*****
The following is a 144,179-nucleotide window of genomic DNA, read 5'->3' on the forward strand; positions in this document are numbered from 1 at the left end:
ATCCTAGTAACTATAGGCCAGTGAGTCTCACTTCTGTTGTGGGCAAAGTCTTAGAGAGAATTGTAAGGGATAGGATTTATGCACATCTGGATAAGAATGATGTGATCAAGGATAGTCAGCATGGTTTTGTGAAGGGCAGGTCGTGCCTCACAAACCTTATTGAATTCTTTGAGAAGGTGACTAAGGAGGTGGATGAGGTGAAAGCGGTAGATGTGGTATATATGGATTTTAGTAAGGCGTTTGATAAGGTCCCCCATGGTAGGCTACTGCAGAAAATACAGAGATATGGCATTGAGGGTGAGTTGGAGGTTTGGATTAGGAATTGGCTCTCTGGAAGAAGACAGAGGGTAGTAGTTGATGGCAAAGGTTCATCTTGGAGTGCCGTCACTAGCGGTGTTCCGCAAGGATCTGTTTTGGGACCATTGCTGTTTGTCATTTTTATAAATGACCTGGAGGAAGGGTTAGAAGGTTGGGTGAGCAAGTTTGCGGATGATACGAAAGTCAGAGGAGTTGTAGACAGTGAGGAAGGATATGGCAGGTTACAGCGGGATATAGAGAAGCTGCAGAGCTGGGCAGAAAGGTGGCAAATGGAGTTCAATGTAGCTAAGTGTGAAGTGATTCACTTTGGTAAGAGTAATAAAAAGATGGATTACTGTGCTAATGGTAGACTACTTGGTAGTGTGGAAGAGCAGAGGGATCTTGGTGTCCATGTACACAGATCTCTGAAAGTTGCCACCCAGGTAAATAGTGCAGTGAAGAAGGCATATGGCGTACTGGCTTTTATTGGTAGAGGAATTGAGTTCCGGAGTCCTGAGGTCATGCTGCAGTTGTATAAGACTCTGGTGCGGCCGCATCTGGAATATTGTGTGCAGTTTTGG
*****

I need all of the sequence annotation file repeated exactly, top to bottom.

The following is a 144,179-nucleotide window of genomic DNA, read 5'->3' on the forward strand; positions in this document are numbered from 1 at the left end:
ATCCTAGTAACTATAGGCCAGTGAGTCTCACTTCTGTTGTGGGCAAAGTCTTAGAGAGAATTGTAAGGGATAGGATTTATGCACATCTGGATAAGAATGATGTGATCAAGGATAGTCAGCATGGTTTTGTGAAGGGCAGGTCGTGCCTCACAAACCTTATTGAATTCTTTGAGAAGGTGACTAAGGAGGTGGATGAGGTGAAAGCGGTAGATGTGGTATATATGGATTTTAGTAAGGCGTTTGATAAGGTCCCCCATGGTAGGCTACTGCAGAAAATACAGAGATATGGCATTGAGGGTGAGTTGGAGGTTTGGATTAGGAATTGGCTCTCTGGAAGAAGACAGAGGGTAGTAGTTGATGGCAAAGGTTCATCTTGGAGTGCCGTCACTAGCGGTGTTCCGCAAGGATCTGTTTTGGGACCATTGCTGTTTGTCATTTTTATAAATGACCTGGAGGAAGGGTTAGAAGGTTGGGTGAGCAAGTTTGCGGATGATACGAAAGTCAGAGGAGTTGTAGACAGTGAGGAAGGATATGGCAGGTTACAGCGGGATATAGAGAAGCTGCAGAGCTGGGCAGAAAGGTGGCAAATGGAGTTCAATGTAGCTAAGTGTGAAGTGATTCACTTTGGTAAGAGTAATAAAAAGATGGATTACTGTGCTAATGGTAGACTACTTGGTAGTGTGGAAGAGCAGAGGGATCTTGGTGTCCATGTACACAGATCTCTGAAAGTTGCCACCCAGGTAAATAGTGCAGTGAAGAAGGCATATGGCGTACTGGCTTTTATTGGTAGAGGAATTGAGTTCCGGAGTCCTGAGGTCATGCTGCAGTTGTATAAGACTCTGGTGCGGCCGCATCTGGAATATTGTGTGCAGTTTTGG